Style blogger Susie Bubble poses at Mercedes-Benz Fashion Week Australia. Photo: Marianna Massey
H&M, you’ve taken your sweet, sweet time and we harbour no resentment for that, but now will you please, please come to Australia? We deserve well-priced, seasonal items by Isabel Marant and the like as much as the next shopper. And with the announcement that you’ve just launched your long-awaited, e-commerce store in America, we’re holding out hope that we will be next. ‘Cause if you can’t come here physically, then at least pay us a visit virtually. And while we’re at it, pray to the fashion deities that these stores will get their wriggle on, too.
When we seek order from the chaos and the clutter, we find solace in Muji. The Japanese lifestyle brand has over 300 stores worldwide, with over 5,000 products to its name – from luggage and cleaning supplies to chic clothing designed for people happy not to stand out too much. Their Asian stores also stock food products, including cherry-blossom-scented marshmallows and peach oolong tea. We’ll work on an Australian outpost first, then a lolly aisle …
When it comes to high street shopping, London has got it going on. & Other Stories launched this year and sits somewhere in between its more serious older sister COS and its trendier lil sister H&M. As well as clothes and accessories, every store has a fully kitted beauty department with dreamy nail polish collections that give Chanel a run for its money. They’ve teased us with a hyped-up online store, crammed full of gorgeous editorials, but no international shipping. A bit cruel, ain’t it?
One of the great joys of travel is stocking up on the things you can’t buy at home and making your friends jealous upon your return. Our first point of call? Sephora. Their in-store brand, positively ubiquitous across Asia, America and Europe, takes the hard work out of painting our pouts and blushing our cheeks. When abroad, we step into the beauty behemoth only to emerge a few hours later, a bit dazed and with our wallets still quivering. Wouldn’t it be easier if their goods were available on the interwebs? Online, each product is tagged with 25 descriptors, enabling users to search for exactly what they need and shop in a slightly less frenzied manner.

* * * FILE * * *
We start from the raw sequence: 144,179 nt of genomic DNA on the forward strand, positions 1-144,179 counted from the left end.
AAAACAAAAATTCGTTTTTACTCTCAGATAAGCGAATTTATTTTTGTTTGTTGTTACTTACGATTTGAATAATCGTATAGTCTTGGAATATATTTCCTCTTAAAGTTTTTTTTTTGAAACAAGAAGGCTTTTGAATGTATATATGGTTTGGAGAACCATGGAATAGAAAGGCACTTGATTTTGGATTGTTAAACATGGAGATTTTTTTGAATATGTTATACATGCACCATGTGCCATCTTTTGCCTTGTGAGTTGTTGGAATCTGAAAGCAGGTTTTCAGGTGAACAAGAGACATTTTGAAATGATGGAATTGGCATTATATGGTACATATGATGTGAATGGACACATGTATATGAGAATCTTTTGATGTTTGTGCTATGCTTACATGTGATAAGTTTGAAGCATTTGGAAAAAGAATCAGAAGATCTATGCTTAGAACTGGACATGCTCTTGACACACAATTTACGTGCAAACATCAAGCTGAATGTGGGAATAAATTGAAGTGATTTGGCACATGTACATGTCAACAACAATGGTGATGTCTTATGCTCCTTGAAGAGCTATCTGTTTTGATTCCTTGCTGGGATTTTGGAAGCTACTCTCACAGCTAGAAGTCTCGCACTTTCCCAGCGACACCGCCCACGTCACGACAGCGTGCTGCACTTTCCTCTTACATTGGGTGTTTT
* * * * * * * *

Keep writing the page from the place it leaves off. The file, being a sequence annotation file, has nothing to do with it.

Glasses shopping requires a lot of thought. As George Costanza puts it, you’re basically picking out a new face. Warby Parker takes the stress out of this harrowing task by offering stylish, affordable specs in a range of classic hues and shapes. They’re also do-gooders, donating a pair for every one it sells. What’s unique about Warby Parker is how they’ve managed to intersect e-commerce with bricks-and-mortar, opening physical stores in New York and Boston. They’ve spawned many imitators with their business model, but few of these copycats allow you to touch, feel and try-on their products like Warby Parker do.
Have grand, Design Sponge-worthy visions for your pad, but a budget that’s dashing your Danish modern dreams? Well, it looks like you’ll have to settle for IKEA and your local flea market for now ‘cause Zara Home, almost a decade old and already available in over 40 countries, is yet to hit Australia. The Spanish mega chain does for your home what Zara has already done for your wardrobe, with an aesthetic that’s understated, yet trendy. Add a lucite table here, metallic cushion there, and you’ve got the perfect, cost-effective way to spruce up your nest.